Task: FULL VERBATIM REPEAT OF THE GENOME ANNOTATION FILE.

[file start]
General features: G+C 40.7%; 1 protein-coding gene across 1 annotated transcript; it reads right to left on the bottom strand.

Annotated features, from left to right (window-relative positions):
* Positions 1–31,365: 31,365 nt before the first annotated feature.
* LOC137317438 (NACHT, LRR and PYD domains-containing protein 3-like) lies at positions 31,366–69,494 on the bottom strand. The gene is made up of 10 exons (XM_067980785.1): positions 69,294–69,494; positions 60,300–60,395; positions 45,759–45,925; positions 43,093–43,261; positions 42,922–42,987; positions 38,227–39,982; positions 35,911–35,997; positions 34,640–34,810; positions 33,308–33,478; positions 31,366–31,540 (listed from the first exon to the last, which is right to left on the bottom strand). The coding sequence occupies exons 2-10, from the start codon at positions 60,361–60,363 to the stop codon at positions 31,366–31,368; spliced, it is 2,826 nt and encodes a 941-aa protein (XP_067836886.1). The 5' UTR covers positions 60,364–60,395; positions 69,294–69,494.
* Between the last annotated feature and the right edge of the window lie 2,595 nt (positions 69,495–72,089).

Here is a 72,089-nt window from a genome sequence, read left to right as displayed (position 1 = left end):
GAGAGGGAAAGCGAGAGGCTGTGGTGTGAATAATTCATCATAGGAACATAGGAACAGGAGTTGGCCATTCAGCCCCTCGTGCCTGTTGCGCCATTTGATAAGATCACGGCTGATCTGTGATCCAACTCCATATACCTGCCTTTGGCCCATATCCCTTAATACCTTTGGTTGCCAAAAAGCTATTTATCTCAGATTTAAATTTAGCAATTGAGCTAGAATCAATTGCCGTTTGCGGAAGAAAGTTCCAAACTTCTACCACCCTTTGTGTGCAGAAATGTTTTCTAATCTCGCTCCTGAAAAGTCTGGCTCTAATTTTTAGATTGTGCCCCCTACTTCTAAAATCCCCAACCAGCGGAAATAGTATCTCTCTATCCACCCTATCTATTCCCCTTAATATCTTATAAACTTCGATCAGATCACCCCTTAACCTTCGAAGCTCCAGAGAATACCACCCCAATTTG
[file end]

General features: G+C 40.7%; 1 protein-coding gene across 1 annotated transcript; it reads right to left on the bottom strand.

Annotated features, from left to right (window-relative positions):
* Positions 1–31,365: 31,365 nt before the first annotated feature.
* LOC137317438 (NACHT, LRR and PYD domains-containing protein 3-like) lies at positions 31,366–69,494 on the bottom strand. The gene is made up of 10 exons (XM_067980785.1): positions 69,294–69,494; positions 60,300–60,395; positions 45,759–45,925; positions 43,093–43,261; positions 42,922–42,987; positions 38,227–39,982; positions 35,911–35,997; positions 34,640–34,810; positions 33,308–33,478; positions 31,366–31,540 (listed from the first exon to the last, which is right to left on the bottom strand). The coding sequence occupies exons 2-10, from the start codon at positions 60,361–60,363 to the stop codon at positions 31,366–31,368; spliced, it is 2,826 nt and encodes a 941-aa protein (XP_067836886.1). The 5' UTR covers positions 60,364–60,395; positions 69,294–69,494.
* Between the last annotated feature and the right edge of the window lie 2,595 nt (positions 69,495–72,089).

Here is a 72,089-nt window from a genome sequence, read left to right as displayed (position 1 = left end):
GAGAGGGAAAGCGAGAGGCTGTGGTGTGAATAATTCATCATAGGAACATAGGAACAGGAGTTGGCCATTCAGCCCCTCGTGCCTGTTGCGCCATTTGATAAGATCACGGCTGATCTGTGATCCAACTCCATATACCTGCCTTTGGCCCATATCCCTTAATACCTTTGGTTGCCAAAAAGCTATTTATCTCAGATTTAAATTTAGCAATTGAGCTAGAATCAATTGCCGTTTGCGGAAGAAAGTTCCAAACTTCTACCACCCTTTGTGTGCAGAAATGTTTTCTAATCTCGCTCCTGAAAAGTCTGGCTCTAATTTTTAGATTGTGCCCCCTACTTCTAAAATCCCCAACCAGCGGAAATAGTATCTCTCTATCCACCCTATCTATTCCCCTTAATATCTTATAAACTTCGATCAGATCACCCCTTAACCTTCGAAGCTCCAGAGAATACCACCCCAATTTG